The wording in given conditions should be enough to turn on your light bulb; internal change and contradictions can and are created by external processes (for instance the material conditions of China, and of Japan, and the Soviet Union and the USA and Britain). Nor is a given object or process composed only of two opposing contradictions or variables; the social, economic, political and military aspects of China alone can account for dozens of contradictions.
    That does not affect the argument I posted.

    You need to address that, and not introduce an irrelevance.

    Most of the above examples of contradictions and opposites deal with a very limited number of variables, through which it is easy enough to debase. However, it must be considered that the entirety of Chinese society, its internal and external contradictions, number, most likely, in the hundreds of thousands. The "primary contradiction" between China and Japan are wholly an on-going process made up of a considerable amount of secondary factors.
    Once again, this alleged change may or may not be correct, but one thing is for sure dialectics cannot account for it, as my argument shows.

    Again: address my actual argument.

    Thank you for taking the time to actually write something quite large and thought-out (it's a nice change from the trollishness you protrayed throughout the other thread). It actually gives me something concrete to work with and learn from (as it's important, to me at least, that all debate and discussion must be learned from). I have not "delved" into dialectical materialism much before. I look forward to engaging with you about it.
    Good luck; no one has been able to figure this mystical theory out now for 200 years.

    I doubt you will be able to.

    I look forward to engaging with you about it. But I have to ask you to please keep childishness checked at the door.
    Ok, I won't let your childishness in.
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    You need to address that, and not introduce an irrelvance.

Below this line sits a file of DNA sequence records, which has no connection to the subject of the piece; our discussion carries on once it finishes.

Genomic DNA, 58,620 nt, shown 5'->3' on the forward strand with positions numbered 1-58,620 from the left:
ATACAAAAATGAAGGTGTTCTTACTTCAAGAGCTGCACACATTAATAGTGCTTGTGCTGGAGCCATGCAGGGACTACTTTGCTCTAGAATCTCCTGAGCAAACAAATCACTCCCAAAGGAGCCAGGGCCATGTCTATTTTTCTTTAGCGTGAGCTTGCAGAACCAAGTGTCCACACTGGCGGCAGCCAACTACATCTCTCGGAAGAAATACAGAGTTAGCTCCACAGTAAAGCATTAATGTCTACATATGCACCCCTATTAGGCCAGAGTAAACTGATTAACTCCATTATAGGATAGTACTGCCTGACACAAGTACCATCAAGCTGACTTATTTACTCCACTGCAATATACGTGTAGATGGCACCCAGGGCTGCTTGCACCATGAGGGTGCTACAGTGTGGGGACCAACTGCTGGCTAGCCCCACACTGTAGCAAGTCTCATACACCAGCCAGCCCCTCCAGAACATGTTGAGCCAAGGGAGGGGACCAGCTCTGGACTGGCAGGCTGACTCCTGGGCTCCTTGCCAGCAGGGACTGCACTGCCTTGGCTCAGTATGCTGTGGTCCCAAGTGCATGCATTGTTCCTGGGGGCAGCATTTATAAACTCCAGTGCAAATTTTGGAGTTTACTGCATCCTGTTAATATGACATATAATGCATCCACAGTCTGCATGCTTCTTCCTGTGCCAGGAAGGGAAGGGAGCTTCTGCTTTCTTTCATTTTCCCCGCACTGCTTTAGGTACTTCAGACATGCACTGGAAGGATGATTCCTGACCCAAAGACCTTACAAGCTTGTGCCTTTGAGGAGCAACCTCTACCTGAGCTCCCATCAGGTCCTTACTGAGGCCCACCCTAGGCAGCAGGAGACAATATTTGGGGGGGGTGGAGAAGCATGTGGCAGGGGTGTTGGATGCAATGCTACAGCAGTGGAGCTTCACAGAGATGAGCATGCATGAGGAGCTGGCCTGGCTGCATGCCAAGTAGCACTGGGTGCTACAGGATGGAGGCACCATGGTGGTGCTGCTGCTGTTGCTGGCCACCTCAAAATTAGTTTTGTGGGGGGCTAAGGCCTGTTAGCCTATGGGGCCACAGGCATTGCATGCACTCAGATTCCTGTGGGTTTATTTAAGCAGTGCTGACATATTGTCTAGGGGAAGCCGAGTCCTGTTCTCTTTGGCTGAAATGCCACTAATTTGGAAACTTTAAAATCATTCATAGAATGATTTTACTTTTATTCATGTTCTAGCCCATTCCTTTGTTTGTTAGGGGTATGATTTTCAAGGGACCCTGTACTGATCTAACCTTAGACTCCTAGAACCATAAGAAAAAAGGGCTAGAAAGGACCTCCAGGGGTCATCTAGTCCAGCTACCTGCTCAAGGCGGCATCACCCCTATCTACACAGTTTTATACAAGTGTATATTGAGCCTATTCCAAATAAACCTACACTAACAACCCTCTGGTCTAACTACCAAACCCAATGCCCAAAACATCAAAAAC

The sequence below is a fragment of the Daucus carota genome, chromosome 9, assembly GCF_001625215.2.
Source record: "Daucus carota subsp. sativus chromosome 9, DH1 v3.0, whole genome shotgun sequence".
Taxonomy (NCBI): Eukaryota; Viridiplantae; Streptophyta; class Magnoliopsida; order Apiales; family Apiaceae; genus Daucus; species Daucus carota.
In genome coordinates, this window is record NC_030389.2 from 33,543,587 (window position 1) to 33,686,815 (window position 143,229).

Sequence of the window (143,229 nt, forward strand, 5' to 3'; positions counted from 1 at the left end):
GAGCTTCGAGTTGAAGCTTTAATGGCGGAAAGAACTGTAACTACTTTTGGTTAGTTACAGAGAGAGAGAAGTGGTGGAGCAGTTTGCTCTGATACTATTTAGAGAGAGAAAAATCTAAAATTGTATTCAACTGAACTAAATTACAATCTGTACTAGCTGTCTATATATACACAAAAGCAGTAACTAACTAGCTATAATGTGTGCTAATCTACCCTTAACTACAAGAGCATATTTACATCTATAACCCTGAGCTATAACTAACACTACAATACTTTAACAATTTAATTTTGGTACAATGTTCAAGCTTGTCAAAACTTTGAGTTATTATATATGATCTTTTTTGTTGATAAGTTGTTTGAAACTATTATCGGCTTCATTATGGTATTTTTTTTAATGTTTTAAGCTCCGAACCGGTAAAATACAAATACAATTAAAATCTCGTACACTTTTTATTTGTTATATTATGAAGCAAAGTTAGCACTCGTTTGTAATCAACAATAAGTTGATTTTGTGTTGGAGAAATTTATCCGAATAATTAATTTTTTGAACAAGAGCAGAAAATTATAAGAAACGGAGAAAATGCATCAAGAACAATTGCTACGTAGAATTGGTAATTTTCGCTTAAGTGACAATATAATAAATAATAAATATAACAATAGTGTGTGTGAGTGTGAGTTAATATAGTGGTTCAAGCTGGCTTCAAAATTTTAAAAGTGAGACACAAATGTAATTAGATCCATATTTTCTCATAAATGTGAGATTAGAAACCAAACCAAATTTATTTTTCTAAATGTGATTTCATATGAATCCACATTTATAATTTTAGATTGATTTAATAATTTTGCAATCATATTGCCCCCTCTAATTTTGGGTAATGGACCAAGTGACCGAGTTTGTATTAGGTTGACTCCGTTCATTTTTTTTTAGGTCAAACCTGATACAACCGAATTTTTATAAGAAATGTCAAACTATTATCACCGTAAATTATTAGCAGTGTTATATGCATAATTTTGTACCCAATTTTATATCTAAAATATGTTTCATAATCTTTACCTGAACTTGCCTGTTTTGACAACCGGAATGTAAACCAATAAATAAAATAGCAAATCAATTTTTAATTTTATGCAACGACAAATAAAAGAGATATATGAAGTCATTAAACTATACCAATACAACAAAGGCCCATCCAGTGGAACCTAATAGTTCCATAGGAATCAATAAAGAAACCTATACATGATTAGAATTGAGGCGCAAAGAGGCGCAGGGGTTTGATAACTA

Rosa, you can't simply call a very important factor "irrelevent" and carry on discussing the topic from what has become an illigitimate standpoint. It is relevent, as it completely changes the nature of the arguement. You're attempting to exclude the statement of "in given circumstances" in order to conclude some universality to your beliefs, when really, there is no universality.

    Once again, this alleged change may or may not be correct, but one thing is for sure dialectics cannot account for it, as my argunent shows.
    Your arguement shows very little, actually; in your first example, you took only two paragraphs from Mao, and, citing "lack of explanation", concluded that his statements have some mystical "creation from thin air".

    The change is quite easy to account for. For instance, take the change in the nature of the relationship between China and Japan. What caused it? For one, it probably started back at the turn of the century, when Japan abandoned its seclusiveness, embraced western imperialism, and set down the road to imperialism (please don't ask me to explain how *that* change occured; at this rate, you'll have me going back to the theory of the creation of the universe). It's growing population lead to increased strain on Japan's economy and source of resources, which is a quite general factor for the change in the relationship. Japan adopted imperialism, and invaded China, and the rest of Asia, because the material conditions in Japan led the Emperor to believe this was necessary.